Post-Concussion Syndrome

Post-Concussion Syndrome

Written By CPR Employee: Brandon Walker, DPT, ATC

The year is 1996, you’re watching your favorite sitcom and a Snickers commercial pops on.  During the commercial a football player takes a hard hit.  As he goes to get up his coach runs over to him, tells him to hold on, and asks:

“Where are you?”Boys playing football

“New York”

“Who am I”

“You’re Coach”

“And who are you?

……in a deep voice “I’m Batman.”

 Although the topic can make for some funny scenarios, concussions are actually a serious brain injury that can cause a disruption to everyday life.  It can cause issues with returning to sport, caring for children, driving safely, or even just getting out of bed to make breakfast. 

 What is a Concussion?

 Diagram showing what concussion affectsA concussion is a complex pathophysiological brain injury induced by biomechanical forces that causes shearing or compression to the neurons.  It can be caused by a direct blow to the head, neck, or face, but also by an indirect blow with an impulsive force transmitted to the brain.  The biomechanical injury will trigger what is known as a neuro-metabolic cascade due to the stretching or shearing of the injury causing a disruption to the membrane or cellular permeability.  Despite past beliefs a concussion does not require a person to lose consciousness.  Most will recover within 7 to 10 days with 80 to 85% being symptom free after 21 days.  However, that leads 15 to 20% of the population who do not recover quickly and are still quite miserable.  This group of people are considered to have Post-Concussion Syndrome.  Because of the complex nature of the pathophysiology of a concussion, the person could have multiple symptoms impacting different aspects of their functions.  These different symptoms have been organized into clinical subgroups that help guide treatment and recovery during post-concussion syndrome.  These clinical subgroups are Physiologic, Vision, Vestibular, Cervical, Anxiety, and Migraine. 


 Physiologic Subgroup

 Those with symptoms in the Physiologic Subgroup will have headaches and fatigue that will worsen as the day progresses.  They feel tired all the time and will have changes in their sleep patterns.  They are easily distracted and forget what they are doing.  Headaches and dizziness will be exacerbated with physical activity and exertion.  Treatment for this subgroup consist of gradual, subthreshold physical activity that does not increase symptoms.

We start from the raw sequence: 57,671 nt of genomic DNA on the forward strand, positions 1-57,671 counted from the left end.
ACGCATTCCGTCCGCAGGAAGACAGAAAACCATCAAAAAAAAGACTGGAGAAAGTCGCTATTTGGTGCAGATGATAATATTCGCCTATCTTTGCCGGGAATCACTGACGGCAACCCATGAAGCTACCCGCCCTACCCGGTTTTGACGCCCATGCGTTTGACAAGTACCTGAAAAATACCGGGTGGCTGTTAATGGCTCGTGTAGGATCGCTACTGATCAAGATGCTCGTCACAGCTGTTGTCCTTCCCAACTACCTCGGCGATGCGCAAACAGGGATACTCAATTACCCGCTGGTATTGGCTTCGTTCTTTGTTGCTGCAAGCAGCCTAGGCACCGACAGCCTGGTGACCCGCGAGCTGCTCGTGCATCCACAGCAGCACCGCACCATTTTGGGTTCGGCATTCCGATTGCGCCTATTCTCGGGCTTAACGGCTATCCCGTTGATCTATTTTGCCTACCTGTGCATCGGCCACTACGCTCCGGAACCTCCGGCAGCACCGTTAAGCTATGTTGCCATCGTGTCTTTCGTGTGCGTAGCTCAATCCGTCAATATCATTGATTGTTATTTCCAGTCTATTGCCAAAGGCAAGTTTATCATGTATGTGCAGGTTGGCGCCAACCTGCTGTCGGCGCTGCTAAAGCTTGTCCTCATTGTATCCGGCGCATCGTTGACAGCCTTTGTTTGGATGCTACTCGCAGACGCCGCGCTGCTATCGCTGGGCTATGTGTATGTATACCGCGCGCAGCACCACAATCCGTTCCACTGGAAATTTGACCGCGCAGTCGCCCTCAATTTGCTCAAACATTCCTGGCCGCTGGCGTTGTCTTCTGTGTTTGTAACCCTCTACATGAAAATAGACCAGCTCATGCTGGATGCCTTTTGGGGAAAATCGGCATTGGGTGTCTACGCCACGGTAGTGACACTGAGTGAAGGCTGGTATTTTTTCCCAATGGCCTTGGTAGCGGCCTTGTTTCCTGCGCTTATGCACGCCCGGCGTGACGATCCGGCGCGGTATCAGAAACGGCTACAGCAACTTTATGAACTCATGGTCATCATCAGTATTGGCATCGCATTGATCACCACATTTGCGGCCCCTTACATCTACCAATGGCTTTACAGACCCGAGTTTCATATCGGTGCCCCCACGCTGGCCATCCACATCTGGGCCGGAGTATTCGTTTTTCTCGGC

Vision Subgroup

 Those with symptoms in the Vision Subgroup will often have frontal headaches or pressure felt just behind the eyes.  There is trouble with reading, blurry vision, double vision, and maintaining visual focus.  They will often find themselves squinting more, have difficulty tracking objects with their eyes, and have an increase in head movements when attempting to read.  They may also have sensitivity to light and an increase in symptoms with a busy visual environment.  Treatments for this subgroup consist of different visual and eye exercises designed to help stimulate and retrain our different ocular cranial nerves. 

Vestibular Subgroup

 The Vestibular Subgroup will have some of the more common post-concussion symptoms often complained about.  These include, dizziness, nausea, decreased balance, motion sickness, and a feeling of “one step behind”.  This Subgroup also shares some of the Visual Subgroup’s symptoms with increased dizziness during a busy visual environment.  There is also at times a feeling of illusionary movement or feeling like you are moving when you are standing still.  Sometimes with the impact from the concussion you can have vertigo which is noted by physically seeing the room spin during certain head movements.  The treatment for this subgroup will focus on the vestibular nerve and often the Vestibular Ocular Reflex or the connection and control between our inner ear and our eyes.  Some minor dizziness during the treatment may occur, but symptoms will subside quickly. 


Cervical Subgroup